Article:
Steinberg and Shah take seriously the idea that rainfall shocks might affect human capital through multiple channels: good rain shocks could mean more income, and therefore consumption and human capital, or good rain shocks might mean a higher opportunity cost of schooling, leading to less education and human capital development. They put together a very simple but elegant model of human capital decisions, and test its implications using a large dataset including some simple math and verbal tests from India.  They show that good rain shocks are beneficial for human capital (as proxied by test scores) early in life, but lead to a decrease in human capital later in life. They demonstrate that children are in fact substituting labor for schooling in good harvesting years, and show that rainfall experienced in childhood matters for total years of schooling as well, which could help explain the Maccini and Yang result, though they don't find differential effects by gender. 

In the authors' own words (from the abstract):

Higher wages are generally thought to increase human capital production, particularly in the developing world. We introduce a simple model of human capital production in which investments and time allocation differ by age. Using data on test scores and schooling from rural India, we show that higher wages increase human capital investment in early life (in utero to age 2) but decrease human capital from ages 5-16. Positive rainfall shocks increase wages by 2% and decrease math test scores by 2-5% of a standard deviation, school attendance by 2 percentage points, and the probability that a child is enrolled in school by 1 percentage point. These results are long-lasting; adults complete 0.2 fewer total years of schooling for each year of exposure to a positive rainfall shock from ages 11-13. We show that children are switching out of school enrollment into productive work when rainfall is higher. These results suggest that the opportunity cost of schooling, even for fairly young children, is an important factor in determining overall human capital investment.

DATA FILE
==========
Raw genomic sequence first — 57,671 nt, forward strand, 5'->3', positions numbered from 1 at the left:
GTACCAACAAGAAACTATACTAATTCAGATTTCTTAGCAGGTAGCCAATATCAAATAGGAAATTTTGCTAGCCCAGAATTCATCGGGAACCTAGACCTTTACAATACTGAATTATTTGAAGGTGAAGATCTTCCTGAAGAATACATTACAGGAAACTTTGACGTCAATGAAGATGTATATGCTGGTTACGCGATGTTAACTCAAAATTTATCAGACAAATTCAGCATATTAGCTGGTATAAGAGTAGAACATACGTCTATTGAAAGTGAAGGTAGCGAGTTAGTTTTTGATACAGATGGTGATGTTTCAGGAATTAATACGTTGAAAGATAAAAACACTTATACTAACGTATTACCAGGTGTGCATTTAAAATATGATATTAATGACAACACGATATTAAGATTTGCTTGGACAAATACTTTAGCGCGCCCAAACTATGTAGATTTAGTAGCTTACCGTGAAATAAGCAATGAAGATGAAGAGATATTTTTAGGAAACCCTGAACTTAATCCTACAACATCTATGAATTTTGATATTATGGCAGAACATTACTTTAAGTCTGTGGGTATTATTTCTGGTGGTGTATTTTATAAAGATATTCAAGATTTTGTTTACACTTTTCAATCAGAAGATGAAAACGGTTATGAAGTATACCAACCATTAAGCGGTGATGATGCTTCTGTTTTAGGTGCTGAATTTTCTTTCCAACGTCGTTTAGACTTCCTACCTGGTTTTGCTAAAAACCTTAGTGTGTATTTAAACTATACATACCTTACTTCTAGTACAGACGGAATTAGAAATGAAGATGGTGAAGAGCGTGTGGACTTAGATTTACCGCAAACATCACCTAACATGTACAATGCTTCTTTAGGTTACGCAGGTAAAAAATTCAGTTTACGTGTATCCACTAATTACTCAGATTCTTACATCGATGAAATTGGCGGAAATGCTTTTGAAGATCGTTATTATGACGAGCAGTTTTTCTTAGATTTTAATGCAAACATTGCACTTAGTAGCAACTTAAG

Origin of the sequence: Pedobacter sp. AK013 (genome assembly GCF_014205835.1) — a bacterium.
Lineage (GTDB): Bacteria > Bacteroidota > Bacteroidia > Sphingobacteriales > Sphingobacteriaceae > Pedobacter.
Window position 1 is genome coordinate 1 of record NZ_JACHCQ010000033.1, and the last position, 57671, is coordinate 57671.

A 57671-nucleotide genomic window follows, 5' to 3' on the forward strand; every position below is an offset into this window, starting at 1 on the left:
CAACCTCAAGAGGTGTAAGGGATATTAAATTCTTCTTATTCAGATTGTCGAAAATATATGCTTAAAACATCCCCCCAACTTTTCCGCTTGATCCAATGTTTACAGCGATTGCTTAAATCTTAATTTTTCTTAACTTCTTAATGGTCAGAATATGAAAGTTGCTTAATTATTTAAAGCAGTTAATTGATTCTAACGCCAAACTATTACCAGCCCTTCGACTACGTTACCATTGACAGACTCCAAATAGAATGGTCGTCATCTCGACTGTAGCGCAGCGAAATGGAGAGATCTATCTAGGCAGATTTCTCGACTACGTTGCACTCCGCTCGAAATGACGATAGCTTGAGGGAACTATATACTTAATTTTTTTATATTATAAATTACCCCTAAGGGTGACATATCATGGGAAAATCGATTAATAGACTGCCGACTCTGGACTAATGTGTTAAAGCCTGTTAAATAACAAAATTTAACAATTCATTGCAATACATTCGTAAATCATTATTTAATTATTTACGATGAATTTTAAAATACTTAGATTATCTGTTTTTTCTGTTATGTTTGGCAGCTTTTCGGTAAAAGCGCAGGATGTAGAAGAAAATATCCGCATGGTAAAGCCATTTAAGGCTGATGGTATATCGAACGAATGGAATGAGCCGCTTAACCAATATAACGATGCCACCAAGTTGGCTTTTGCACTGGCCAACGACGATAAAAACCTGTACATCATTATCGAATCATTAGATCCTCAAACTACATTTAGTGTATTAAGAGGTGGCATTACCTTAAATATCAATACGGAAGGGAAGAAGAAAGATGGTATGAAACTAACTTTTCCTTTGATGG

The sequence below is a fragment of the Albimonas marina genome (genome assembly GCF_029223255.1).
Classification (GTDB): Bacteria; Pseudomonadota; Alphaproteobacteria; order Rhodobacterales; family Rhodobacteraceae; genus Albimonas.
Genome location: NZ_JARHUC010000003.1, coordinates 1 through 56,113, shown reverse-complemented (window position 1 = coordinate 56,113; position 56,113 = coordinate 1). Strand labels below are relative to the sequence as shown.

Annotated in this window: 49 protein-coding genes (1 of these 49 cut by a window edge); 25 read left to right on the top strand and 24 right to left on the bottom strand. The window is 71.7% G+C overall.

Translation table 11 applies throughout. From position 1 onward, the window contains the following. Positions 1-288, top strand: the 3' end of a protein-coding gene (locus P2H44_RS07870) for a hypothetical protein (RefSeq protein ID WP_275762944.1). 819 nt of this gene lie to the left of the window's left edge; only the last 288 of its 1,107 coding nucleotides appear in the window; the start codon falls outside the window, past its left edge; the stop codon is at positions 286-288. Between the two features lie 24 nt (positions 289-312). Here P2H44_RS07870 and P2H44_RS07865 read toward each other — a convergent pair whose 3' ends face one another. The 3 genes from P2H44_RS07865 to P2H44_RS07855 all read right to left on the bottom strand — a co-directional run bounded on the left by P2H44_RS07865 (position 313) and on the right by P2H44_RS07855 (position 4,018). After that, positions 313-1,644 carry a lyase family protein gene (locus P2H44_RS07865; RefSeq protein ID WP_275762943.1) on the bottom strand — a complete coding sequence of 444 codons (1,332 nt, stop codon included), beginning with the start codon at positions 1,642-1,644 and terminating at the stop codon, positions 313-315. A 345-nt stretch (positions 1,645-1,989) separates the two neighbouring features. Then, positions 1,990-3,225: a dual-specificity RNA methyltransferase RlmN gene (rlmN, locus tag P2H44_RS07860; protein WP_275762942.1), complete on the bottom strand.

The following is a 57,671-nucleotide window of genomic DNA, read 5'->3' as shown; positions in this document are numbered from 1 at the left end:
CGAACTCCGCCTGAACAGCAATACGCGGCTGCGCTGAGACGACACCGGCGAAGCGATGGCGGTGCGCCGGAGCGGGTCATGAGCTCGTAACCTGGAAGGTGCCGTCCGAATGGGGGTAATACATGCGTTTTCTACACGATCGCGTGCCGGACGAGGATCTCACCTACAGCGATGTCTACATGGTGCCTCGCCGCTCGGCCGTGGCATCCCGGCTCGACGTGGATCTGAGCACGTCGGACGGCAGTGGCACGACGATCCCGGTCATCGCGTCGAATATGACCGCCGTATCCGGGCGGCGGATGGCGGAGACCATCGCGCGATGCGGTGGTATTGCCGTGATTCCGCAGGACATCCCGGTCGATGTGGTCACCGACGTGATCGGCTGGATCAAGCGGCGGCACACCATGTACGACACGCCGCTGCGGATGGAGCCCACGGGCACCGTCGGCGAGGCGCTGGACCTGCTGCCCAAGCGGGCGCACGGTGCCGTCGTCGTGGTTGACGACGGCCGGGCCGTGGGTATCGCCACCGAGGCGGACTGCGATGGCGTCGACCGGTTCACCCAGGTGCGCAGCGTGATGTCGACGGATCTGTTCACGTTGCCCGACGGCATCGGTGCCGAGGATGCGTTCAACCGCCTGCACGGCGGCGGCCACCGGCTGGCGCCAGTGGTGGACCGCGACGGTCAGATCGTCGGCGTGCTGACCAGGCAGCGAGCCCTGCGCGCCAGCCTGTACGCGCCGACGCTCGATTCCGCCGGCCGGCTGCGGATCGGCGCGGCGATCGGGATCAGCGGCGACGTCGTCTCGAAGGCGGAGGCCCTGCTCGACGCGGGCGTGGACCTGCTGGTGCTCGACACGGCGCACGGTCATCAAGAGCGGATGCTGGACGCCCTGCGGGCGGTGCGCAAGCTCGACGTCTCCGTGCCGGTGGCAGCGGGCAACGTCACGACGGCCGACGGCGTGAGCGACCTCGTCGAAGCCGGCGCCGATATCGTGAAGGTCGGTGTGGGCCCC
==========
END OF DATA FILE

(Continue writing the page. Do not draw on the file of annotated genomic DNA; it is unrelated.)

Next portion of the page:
Obligatory stock photo of Indian school kids during the rainy season. Obviously not my own photo.

Obligatory stock photo of Indian school kids during the rainy season. Obviously not my own photo.

A few nitpicky points: I could've missed this, but the data are a repeated cross-section rather than a panel of students, so I wanted a little more discussion of whether selection into the dataset was driving the empirics. Also, when they start splitting things by age group, I'm surprised that they still have enough variation in test performance among 11-16-year-olds to estimate effects. I would've expected these students to max out the test metrics, given that the exam being administered is incredibly basic numeracy and literacy skills. But maybe not. Finally, since I'm teaching my 1st-year econometrics students about figures soon, these graphs convey the message but aren't the sexiest. Personal gripe. All in all, though, this is a really nice paper - I urge you to go read it. 

A final caveat: this is of course context-specific. I don't at all mean to suggest (and nor do the authors), for instance, that these results should have Californians glad that we're done with the rain and back to sunny weather. As much as I enjoy sunrise runs (n = 1) and sitting outside reading papers, I'd be happy with a little more of what El Nino's got to offer the West Coast.

WWP: Old fight, new tricks?

One of the most interesting papers I saw at the ASSA meetings in January was Ariel Ortiz-Bobea's new work on the climate and agriculture question. For anyone not in the know, there is a long (read: loooooooong) literature trying to estimate the effects climate change will have on agriculture. Most of this debate has focused on the US, largely for data reasons (and partly because US maize is way sexier than Kenyan maize...amirite?).